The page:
Then one day, a week before Joe's 99th birthday, as I entered his room with my usual "Good morning Mr. Mendelsohn", I found Joe in a pile on his bed, unresponsive, his linens soaked with sweat, his face flushed, his skin clammy. Checking
his vital signs I found them very irregular, his breathing labored, his temperature 103degrees. My mind quickly ran through the chart that had been memorized over the years. Age: 98.......Marital Status: Widow.....Emergency Contact: Caroline Mendelsohn, daughter, deceased.....next of kin: Caroline Mendelsohn, daughter, deceased.....Code Status: DNR.........no living relatives. There was no one to call, no one to urge visit, and nothing to do but wait. I notified the physician, and then began the watch. Sitting in Joe's electric recliner, next to the bed, my right hand covering Joe's left, gently patting him, I leaned my head back and closed my eyes, falling into an exhausted sleep. I was suddenly startled awake by Joe, his eyes still closed, he gasped for breath and cried out "Caroline"! Over and over he called her "Caroline. Oh my sweet Caroline? Please let Dad see you, hold you. I need you Caroline. I love you. I love you Caroline, where are you? I'm sorry Caroline, I'm sorry! Please Caroline, please!"
His head rolled back and forth on the pillow, his arms waving around, as if searching for his dear Caroline. He tried to rise up, but could not, his breathing getting more and more strained. I rose from the chair, putting the bed side-rail down to
allow me to sit down on the edge of the mattress. I reached over to try to calm Joe, when suddenly, his eyes opened.
"Oh Caroline, you're here1 Oh thank you, thank you Caroline. Dad is so sorry for being mean to you. I love you so much. Will you forgive your Dad, please dear, please? I need to know you forgive me. I was such an ignorant, foolish b-------. Oh Caroline! Caroline!"
Without thinking or reasoning, I leaned down into his embrace, speaking into his ear so he could hear "Dad, I'm here. It's
okay. I love you, too, Dad. There's nothing to forgive. I'm not leaving Dad. I'm sitting right here with you. You just rest and when you feel a little better, you and I will get in that old green Chevy you like so much, and drive on home. Ok Dad? I love you Dad." and I hugged him. I hugged him like I was hugging my own long deceased father. I hugged him like every orphaned child longs to hold their Dad. I hugged him......hugged him tight, close, firm..........until he slumped in my arms and was gone. Sitting there, looking through my tears at this very old, used up man, who, because of illness, had seemed a monster at times, I saw the heart that had been hidden. And I realized how short life is. How easily we hurt those we love, and how desperate we become to be forgiven and to be held as we pass from this world.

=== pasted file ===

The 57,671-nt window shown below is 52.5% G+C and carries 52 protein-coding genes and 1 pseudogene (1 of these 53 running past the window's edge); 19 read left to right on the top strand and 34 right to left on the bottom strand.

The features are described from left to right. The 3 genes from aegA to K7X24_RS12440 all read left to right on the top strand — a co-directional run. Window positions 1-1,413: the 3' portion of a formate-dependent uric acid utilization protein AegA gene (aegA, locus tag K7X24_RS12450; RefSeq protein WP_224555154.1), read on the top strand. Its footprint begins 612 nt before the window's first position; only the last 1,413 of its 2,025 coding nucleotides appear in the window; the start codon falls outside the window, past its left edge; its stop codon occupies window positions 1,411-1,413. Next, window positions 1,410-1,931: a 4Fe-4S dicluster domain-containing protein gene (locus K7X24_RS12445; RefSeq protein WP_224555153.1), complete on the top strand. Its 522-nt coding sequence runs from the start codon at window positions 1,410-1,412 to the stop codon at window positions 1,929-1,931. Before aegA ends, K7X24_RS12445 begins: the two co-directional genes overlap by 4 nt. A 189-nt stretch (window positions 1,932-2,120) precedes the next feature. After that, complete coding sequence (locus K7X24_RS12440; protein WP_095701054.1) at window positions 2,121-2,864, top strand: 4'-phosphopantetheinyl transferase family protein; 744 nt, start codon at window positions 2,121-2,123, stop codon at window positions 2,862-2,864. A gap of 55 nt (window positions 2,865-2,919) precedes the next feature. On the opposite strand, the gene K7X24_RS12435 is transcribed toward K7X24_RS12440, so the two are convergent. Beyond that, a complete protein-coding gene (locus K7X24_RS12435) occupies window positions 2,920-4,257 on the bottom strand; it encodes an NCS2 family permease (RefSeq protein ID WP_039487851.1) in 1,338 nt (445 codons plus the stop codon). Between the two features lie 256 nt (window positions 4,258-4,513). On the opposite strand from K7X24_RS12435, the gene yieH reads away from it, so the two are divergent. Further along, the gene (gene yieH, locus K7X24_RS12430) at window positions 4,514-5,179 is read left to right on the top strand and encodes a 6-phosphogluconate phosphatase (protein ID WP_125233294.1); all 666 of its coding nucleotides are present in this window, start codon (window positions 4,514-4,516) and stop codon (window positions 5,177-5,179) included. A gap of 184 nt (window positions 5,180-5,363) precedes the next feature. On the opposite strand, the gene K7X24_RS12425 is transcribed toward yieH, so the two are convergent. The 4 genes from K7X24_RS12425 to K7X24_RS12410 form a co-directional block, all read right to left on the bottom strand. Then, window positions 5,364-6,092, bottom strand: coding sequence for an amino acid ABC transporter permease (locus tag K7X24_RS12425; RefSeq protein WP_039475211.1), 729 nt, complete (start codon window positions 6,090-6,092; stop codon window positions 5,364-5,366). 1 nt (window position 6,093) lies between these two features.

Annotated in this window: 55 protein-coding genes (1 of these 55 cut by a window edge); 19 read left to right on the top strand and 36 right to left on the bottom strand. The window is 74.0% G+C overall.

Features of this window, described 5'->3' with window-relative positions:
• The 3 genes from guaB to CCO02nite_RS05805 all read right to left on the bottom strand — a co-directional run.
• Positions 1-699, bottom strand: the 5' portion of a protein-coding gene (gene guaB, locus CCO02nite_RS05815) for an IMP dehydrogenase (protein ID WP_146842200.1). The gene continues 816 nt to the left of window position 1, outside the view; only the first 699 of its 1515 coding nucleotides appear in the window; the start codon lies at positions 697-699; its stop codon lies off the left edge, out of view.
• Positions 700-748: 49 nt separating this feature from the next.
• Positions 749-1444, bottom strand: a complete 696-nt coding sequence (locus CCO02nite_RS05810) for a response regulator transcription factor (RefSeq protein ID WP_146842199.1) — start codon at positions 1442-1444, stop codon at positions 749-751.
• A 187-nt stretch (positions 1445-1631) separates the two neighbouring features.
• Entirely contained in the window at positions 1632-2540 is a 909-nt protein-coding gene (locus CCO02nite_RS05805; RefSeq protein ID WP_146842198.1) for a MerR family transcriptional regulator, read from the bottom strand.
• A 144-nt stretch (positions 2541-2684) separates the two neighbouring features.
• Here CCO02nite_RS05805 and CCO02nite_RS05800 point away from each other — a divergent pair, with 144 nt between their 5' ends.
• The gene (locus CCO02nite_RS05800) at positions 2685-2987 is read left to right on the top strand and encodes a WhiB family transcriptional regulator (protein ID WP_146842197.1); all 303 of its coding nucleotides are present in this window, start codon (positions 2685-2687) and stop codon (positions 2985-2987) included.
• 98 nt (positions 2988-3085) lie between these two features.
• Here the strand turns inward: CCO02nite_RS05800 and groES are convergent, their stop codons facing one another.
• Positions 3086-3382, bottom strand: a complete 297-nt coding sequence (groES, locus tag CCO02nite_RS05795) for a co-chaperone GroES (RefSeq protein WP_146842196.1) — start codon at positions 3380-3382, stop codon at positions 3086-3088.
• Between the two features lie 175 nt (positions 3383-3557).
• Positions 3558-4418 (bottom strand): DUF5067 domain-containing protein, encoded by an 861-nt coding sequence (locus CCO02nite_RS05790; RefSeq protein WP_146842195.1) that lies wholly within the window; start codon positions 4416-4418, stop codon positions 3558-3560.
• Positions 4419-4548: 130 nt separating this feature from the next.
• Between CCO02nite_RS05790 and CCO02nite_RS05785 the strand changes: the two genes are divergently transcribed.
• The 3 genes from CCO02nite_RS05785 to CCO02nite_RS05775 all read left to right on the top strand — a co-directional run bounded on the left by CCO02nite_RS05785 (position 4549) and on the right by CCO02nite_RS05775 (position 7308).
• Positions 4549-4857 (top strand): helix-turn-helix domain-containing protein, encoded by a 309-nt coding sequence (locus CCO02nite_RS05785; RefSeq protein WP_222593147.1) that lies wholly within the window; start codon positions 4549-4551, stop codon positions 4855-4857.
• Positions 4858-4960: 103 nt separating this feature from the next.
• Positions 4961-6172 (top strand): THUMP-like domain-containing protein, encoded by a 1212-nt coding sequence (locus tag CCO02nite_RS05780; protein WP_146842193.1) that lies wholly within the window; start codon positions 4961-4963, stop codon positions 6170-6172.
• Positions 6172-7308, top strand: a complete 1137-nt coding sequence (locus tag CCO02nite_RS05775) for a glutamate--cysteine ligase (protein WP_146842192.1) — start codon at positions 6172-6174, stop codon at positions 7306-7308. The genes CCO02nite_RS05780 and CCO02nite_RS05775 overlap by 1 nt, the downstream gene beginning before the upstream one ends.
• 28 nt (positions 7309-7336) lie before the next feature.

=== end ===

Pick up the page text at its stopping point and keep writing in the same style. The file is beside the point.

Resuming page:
The next day, a new customer filled the bed. She roamed the halls, looking for her lost Cocker Spaniel "Precious", absolutely convinced we had her hidden somewhere. I went to ToysRUs at lunch time and bought her a life-sized, stuffed animal...a Cocker Spaniel. "Precious" is now ensconced on Dorothy's lap, both of them watching Jeopardy. Sometimes, it takes a lot to love someone..........and sometimes.....it takes very little. Sometimes all it takes is a toy, or a hug.
R.I.P. Mr. Joseph Raleigh Mendelsohn III. Tell Caroline I said "Hello."
'Where ecstasy leaves gravity and dances with wild eyes' by Ladywildalice